Bonus season has ended in Singapore - should you stay or should you go?By Mark Stuart
As we get into the business end of the bonus season in Singapore, many employees are starting to consider whether they should jump ship once their bonus hits their bank account. We call this the ‘merry-go-round’ as the number of available jobs increases significantly whilst the total number of jobs stays static or even falls.
The 2013 Randstad Award survey found that 56% of employees in Singapore were looking to change jobs within the next two years because of unsatisfactory compensation. But is it really worth moving firms or should you stay and invest in your current firm?
All too often, employees in Singapore are lured to new jobs by an extra $500 a month but the costs to your career can be significantly more. If you’re making a lateral move, then you need to first consider the reasons behind that move and the implications it could have on your career progression.
Let's look at the pros and cons behind the main reasons for leaving your firm:
1) Money – In these tougher economic climes, the lure of more money each month can prove overwhelming for some.
Yes, that extra money in your pocket will give you a bit more freedom but what about the impact on your total compensation? What is the average bonus payout at your new firm? How much lower will it be in your first couple of years? Will you be working more hours for only slightly more pay?
These are all factors to take into consideration before making your decision. As a benchmark you should secure a 20% increase offer before thinking about moving just for money alone.
2) Career Progression – Have you been overlooked for the promotion? Do you feel like all your hard work is going unrecognised?
These are common reasons for people looking to move firms. A lack of engagement and recognition can send workers running for the nearest recruitment firm and employers need to be able to recognise the signs and implement fixes.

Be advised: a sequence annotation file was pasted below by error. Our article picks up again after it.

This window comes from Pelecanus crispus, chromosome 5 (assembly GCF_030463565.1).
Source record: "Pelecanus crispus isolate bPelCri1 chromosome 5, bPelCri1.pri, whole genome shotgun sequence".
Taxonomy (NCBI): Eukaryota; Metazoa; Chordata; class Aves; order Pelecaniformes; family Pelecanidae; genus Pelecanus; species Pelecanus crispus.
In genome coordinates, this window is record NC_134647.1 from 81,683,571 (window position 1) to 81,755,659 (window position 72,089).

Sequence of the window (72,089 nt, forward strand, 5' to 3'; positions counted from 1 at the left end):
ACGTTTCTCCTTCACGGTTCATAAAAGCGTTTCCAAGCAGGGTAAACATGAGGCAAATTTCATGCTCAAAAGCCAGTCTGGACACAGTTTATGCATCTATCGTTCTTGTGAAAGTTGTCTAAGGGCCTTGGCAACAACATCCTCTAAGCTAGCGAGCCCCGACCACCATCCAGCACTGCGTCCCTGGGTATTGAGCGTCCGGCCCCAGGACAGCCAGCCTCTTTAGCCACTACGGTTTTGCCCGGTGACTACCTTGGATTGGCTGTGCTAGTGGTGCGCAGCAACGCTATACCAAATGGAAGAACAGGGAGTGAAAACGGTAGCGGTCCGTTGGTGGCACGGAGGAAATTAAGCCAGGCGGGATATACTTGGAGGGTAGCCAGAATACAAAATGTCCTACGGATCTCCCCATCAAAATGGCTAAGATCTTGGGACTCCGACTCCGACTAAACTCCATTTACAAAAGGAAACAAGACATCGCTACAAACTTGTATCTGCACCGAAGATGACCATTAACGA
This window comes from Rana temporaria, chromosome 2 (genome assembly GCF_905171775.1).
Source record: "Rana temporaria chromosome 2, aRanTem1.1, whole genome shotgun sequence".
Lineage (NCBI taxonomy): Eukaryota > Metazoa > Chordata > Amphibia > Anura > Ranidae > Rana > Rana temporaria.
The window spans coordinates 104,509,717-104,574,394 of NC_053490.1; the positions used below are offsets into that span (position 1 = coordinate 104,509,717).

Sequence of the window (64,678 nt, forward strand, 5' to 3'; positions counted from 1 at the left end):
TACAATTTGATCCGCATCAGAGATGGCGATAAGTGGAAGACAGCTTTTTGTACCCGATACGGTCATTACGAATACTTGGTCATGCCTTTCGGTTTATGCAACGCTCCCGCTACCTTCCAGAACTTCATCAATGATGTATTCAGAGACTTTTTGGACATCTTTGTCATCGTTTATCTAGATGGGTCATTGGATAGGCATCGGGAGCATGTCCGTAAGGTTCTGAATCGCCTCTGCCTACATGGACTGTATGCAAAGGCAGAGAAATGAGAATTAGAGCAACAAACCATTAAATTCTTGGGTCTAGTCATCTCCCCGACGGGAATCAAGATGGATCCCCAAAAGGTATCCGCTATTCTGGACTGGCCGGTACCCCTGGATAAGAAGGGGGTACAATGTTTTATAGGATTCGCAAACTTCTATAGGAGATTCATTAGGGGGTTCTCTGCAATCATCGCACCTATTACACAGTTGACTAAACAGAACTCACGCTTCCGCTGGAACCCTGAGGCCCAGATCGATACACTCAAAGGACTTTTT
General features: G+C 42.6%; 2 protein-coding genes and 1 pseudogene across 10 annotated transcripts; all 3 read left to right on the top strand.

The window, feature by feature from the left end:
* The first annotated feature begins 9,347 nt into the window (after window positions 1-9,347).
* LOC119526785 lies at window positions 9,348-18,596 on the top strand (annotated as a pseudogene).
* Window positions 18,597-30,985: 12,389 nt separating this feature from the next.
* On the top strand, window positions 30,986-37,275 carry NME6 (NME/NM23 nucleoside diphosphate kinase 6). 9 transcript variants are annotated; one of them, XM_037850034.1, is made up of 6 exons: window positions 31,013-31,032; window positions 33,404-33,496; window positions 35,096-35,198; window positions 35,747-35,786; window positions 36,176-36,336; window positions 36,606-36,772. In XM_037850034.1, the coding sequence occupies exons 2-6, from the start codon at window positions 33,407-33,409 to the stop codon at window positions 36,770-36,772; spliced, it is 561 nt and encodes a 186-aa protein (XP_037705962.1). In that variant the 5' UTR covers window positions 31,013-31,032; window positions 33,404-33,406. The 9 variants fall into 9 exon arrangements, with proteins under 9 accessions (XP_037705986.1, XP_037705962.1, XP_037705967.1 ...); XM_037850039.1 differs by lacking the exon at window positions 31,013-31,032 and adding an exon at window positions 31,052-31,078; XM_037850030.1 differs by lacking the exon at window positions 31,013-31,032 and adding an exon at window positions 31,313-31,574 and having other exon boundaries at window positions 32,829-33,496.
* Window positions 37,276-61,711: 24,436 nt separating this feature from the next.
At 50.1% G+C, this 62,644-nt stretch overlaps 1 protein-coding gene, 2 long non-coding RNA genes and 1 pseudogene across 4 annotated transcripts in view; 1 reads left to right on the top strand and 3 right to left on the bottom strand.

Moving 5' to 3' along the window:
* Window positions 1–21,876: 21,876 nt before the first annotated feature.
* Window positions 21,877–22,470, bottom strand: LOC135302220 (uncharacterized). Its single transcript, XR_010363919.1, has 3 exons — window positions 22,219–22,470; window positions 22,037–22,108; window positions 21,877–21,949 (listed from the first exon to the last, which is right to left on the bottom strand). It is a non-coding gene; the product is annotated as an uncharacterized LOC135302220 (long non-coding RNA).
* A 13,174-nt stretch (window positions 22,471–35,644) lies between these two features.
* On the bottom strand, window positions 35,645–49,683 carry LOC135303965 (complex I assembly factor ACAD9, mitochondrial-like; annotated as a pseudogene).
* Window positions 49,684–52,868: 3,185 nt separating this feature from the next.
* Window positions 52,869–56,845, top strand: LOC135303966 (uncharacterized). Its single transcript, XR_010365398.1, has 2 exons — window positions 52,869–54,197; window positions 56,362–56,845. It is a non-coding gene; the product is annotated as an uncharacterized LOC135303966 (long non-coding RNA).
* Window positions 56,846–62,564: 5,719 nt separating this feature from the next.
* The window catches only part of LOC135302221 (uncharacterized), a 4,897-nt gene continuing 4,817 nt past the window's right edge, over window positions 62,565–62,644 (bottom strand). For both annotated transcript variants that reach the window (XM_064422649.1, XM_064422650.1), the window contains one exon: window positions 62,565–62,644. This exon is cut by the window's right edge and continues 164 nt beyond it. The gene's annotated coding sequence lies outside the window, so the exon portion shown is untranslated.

However, think twice before leaving for a new title and shiny business card you can show your friends. Ask yourself the following questions first:
- Have I had an honest conversation with my manager about the lack of career progression? This is the fist step and you need to be open to constructive feedback and develop an action plan.
- Have you met the goals you set at the start of the year? Have you exceeded expectations where possible? If not, then you need to look at why and what was holding you back.
- Does the new job offer actually provide progression from your current role? Being a ‘Head of …’ doesn’t always translate into career progression. You need to fully understand the scope of your new roles and what your responsibilities will entail.
- Have you asked about your current firm’s training plans for the upcoming year? An increasing number of firms are investing larger amounts in training as a method to retain staff. Identifying the correct courses for your own development could help you meet your goals faster and be identified as a future leader.
- Have you considered an internal move to a different department? Sometimes a change of team, a new manager, and working with new products can provide the impetus to kick-start your career to the next level.
3) Bad Manager – According to a recent Gallup survey of over 1,000,000 American workers, the number one reason for leaving your job is unhappiness with your current manager, and this is no different in the banking industry.
With long hours, high stress, and challenging targets, your manager is under a lot of pressure and this can negatively impact you. This can be a difficult topic to approach with them but a good manager will welcome feedback on their performance however difficult it is to hear.
It’s important to have this discussion with them before escalating your concerns to senior management. As a last resort, a move into a different team could eliminate the problem but if you do decide to quit based on this alone, you have no guarantees that your new manager will be a good one.
During my time recruiting in Singapore, I have seen countless CVs that show persistent changing of jobs every 12 to 18 months. This can have an adverse effect on your application and hiring managers are more likely to dismiss them unless there are good reasons behind the moves.
For those with ambition of reaching the top, when 1,001 top CEOs were interviewed, the average number of firms they’ve had in their career is 3 and a quarter had stayed at the same firm their entire career. Therefore you need to think about the potential damage you’re doing to your CV before making another move.
This isn’t to say you shouldn’t move if a great opportunity comes along but once you’ve made that decision, take another day to think through some of the above questions and ask yourself again whether you’re moving for the right reasons.